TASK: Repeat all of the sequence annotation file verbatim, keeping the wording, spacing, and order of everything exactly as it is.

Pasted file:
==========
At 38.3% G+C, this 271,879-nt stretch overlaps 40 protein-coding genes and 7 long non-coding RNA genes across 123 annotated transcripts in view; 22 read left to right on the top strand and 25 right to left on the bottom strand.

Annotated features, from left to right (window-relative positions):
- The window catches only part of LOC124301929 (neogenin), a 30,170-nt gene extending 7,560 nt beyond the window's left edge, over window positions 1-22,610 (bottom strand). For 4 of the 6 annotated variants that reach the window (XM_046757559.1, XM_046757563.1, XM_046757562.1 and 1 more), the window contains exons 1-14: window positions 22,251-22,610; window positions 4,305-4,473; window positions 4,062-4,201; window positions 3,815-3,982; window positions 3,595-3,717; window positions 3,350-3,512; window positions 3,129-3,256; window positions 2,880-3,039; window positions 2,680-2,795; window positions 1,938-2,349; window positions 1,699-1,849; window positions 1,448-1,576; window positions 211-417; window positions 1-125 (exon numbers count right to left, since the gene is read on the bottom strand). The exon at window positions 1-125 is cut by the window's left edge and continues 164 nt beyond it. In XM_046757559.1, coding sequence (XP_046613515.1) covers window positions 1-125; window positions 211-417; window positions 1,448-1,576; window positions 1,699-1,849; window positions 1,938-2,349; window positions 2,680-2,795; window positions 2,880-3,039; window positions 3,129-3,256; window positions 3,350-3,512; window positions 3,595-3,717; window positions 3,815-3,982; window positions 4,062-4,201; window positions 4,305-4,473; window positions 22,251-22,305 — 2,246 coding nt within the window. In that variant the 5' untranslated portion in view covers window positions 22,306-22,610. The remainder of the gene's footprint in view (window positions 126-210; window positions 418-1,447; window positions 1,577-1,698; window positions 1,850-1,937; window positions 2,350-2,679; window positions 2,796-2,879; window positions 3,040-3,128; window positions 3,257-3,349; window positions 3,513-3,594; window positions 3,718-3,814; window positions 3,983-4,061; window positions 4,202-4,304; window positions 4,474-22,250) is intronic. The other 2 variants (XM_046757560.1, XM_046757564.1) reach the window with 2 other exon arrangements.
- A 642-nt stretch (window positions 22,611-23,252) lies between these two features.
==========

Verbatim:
At 38.3% G+C, this 271,879-nt stretch overlaps 40 protein-coding genes and 7 long non-coding RNA genes across 123 annotated transcripts in view; 22 read left to right on the top strand and 25 right to left on the bottom strand.

Annotated features, from left to right (window-relative positions):
- The window catches only part of LOC124301929 (neogenin), a 30,170-nt gene extending 7,560 nt beyond the window's left edge, over window positions 1-22,610 (bottom strand). For 4 of the 6 annotated variants that reach the window (XM_046757559.1, XM_046757563.1, XM_046757562.1 and 1 more), the window contains exons 1-14: window positions 22,251-22,610; window positions 4,305-4,473; window positions 4,062-4,201; window positions 3,815-3,982; window positions 3,595-3,717; window positions 3,350-3,512; window positions 3,129-3,256; window positions 2,880-3,039; window positions 2,680-2,795; window positions 1,938-2,349; window positions 1,699-1,849; window positions 1,448-1,576; window positions 211-417; window positions 1-125 (exon numbers count right to left, since the gene is read on the bottom strand). The exon at window positions 1-125 is cut by the window's left edge and continues 164 nt beyond it. In XM_046757559.1, coding sequence (XP_046613515.1) covers window positions 1-125; window positions 211-417; window positions 1,448-1,576; window positions 1,699-1,849; window positions 1,938-2,349; window positions 2,680-2,795; window positions 2,880-3,039; window positions 3,129-3,256; window positions 3,350-3,512; window positions 3,595-3,717; window positions 3,815-3,982; window positions 4,062-4,201; window positions 4,305-4,473; window positions 22,251-22,305 — 2,246 coding nt within the window. In that variant the 5' untranslated portion in view covers window positions 22,306-22,610. The remainder of the gene's footprint in view (window positions 126-210; window positions 418-1,447; window positions 1,577-1,698; window positions 1,850-1,937; window positions 2,350-2,679; window positions 2,796-2,879; window positions 3,040-3,128; window positions 3,257-3,349; window positions 3,513-3,594; window positions 3,718-3,814; window positions 3,983-4,061; window positions 4,202-4,304; window positions 4,474-22,250) is intronic. The other 2 variants (XM_046757560.1, XM_046757564.1) reach the window with 2 other exon arrangements.
- A 642-nt stretch (window positions 22,611-23,252) lies between these two features.